There are two main strains of Toulouse geese - the smaller utility birds and the dewlaps. The exhibition dewlap strains are considerably larger than the utility strains. They’re beautiful birds, but can be rather lethargic and comparatively short lived.
Utility strains are lighter weight birds. Mine are around 13 lbs, and while mine are pets, if you were looking for meat birds Toulouses are an excellent choice. Mine also lay a decent quantity of eggs. These smaller strains are fairly active geese that make exceptional grazers and, if given full access to pasture, will eat mainly grass.
When on pasture, these are surprisingly economical birds to raise. Mine spend the day grazing and only eat their pellets when they’re in their house at night. If you’re not keeping them on pasture, however, they could be rather spendy critters to feed if you’re trying to make an economical return on them.
Mine do eat a decent amount of feed on the days that they are kept in their smaller run during bad weather. Fortunately, there is very little weather that geese consider bad. When it’s hot, they settle down in the shade and when it’s pouring rain they splash around in the puddles to see who can get the muddiest.
The larger exhibition Toulouses have a low set body and their keel can drag low enough that they have problems with those feathers getting dirty. While still lower set than other breeds, utility Toulouses generally hold themselves high enough that they don’t need any special accommodations.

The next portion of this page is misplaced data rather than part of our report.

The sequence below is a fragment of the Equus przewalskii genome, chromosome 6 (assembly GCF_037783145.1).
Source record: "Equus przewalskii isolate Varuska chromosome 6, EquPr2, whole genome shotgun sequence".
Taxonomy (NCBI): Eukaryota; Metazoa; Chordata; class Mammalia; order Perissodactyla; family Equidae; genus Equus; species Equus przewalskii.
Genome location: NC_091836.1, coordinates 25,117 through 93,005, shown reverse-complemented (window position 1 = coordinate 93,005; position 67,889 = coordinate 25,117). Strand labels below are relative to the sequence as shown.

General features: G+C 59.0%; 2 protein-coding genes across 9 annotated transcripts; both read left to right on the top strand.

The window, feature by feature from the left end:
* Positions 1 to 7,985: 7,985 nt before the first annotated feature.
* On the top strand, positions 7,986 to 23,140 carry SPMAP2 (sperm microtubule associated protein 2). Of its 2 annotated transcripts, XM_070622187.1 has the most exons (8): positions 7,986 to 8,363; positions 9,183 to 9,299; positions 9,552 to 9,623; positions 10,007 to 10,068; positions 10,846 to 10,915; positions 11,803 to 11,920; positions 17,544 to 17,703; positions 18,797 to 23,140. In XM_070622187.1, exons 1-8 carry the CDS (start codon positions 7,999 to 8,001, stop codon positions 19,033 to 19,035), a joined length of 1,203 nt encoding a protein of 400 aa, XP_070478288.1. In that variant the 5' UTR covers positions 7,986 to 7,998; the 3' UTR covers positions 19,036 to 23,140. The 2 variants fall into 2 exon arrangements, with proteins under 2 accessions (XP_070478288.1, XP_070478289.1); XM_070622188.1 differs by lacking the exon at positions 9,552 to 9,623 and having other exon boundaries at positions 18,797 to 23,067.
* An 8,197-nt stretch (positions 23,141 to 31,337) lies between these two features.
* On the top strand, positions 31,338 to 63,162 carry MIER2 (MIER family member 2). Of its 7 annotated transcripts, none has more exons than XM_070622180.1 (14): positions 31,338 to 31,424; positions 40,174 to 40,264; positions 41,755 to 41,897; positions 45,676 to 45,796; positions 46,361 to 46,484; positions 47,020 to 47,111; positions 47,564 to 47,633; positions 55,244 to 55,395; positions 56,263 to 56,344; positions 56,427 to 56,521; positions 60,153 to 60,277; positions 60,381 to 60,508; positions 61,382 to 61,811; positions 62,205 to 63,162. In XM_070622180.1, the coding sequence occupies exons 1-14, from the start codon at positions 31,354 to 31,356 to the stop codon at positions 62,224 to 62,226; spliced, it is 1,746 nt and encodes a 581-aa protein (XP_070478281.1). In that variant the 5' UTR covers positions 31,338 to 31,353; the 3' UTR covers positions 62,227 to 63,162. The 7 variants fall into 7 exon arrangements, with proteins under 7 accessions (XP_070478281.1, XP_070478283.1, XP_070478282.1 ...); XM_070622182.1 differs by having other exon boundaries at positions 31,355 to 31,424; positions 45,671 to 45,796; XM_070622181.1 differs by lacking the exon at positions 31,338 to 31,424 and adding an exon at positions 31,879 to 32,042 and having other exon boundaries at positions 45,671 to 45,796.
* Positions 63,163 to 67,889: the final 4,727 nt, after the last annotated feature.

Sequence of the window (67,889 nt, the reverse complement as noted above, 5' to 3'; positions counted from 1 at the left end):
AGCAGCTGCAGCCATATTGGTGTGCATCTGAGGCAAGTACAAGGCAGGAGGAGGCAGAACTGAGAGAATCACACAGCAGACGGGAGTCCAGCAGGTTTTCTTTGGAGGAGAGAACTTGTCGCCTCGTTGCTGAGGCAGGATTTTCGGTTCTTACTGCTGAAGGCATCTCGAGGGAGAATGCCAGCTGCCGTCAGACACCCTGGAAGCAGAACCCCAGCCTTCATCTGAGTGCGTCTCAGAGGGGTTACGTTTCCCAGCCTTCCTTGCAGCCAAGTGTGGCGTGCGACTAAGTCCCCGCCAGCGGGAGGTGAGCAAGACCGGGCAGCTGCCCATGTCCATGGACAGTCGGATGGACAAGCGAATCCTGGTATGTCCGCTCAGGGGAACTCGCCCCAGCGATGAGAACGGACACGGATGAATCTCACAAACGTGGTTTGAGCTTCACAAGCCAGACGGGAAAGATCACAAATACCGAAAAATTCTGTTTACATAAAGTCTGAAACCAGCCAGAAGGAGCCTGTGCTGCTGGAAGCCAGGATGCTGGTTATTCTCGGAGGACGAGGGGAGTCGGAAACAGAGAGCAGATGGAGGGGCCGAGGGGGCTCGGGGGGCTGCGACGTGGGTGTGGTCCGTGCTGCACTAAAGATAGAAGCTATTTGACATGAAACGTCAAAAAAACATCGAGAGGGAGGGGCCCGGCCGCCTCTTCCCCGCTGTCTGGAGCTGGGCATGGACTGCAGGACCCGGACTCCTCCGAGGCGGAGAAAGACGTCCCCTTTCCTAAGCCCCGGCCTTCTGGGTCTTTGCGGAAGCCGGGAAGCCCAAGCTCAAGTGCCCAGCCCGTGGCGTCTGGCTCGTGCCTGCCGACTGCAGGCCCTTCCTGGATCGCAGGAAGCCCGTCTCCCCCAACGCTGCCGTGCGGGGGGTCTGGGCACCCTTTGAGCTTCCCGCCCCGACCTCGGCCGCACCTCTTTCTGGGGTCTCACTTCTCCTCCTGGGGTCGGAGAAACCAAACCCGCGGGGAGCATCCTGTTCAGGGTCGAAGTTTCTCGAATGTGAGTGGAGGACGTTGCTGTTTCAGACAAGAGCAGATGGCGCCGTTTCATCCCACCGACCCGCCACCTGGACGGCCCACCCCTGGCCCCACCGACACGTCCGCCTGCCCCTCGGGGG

Still, in order for any goose to keep their feathers in good shape, these birds do require access to more than just a water dish. A child’s wading pool works well to give them enough room to splash around and play while still being easy to clean.
Toulouses can be a bit shier and more nervous than some of the more outgoing breeds like the Embdens, but when raised closely with people they are extremely sweet and endearing birds. They can benefit from having more outgoing breeds in the flock with them to boost their confidence.
They aren’t particularly vocal in their frequency of honking, but Toulouses do like to call to each other as well as talk to their human friends and can be quite loud in their volume. These are large birds that require a lot of space and are only suited to rural areas.
If you have the space available, Toulouses are friendly, productive geese that I wouldn’t want to be without.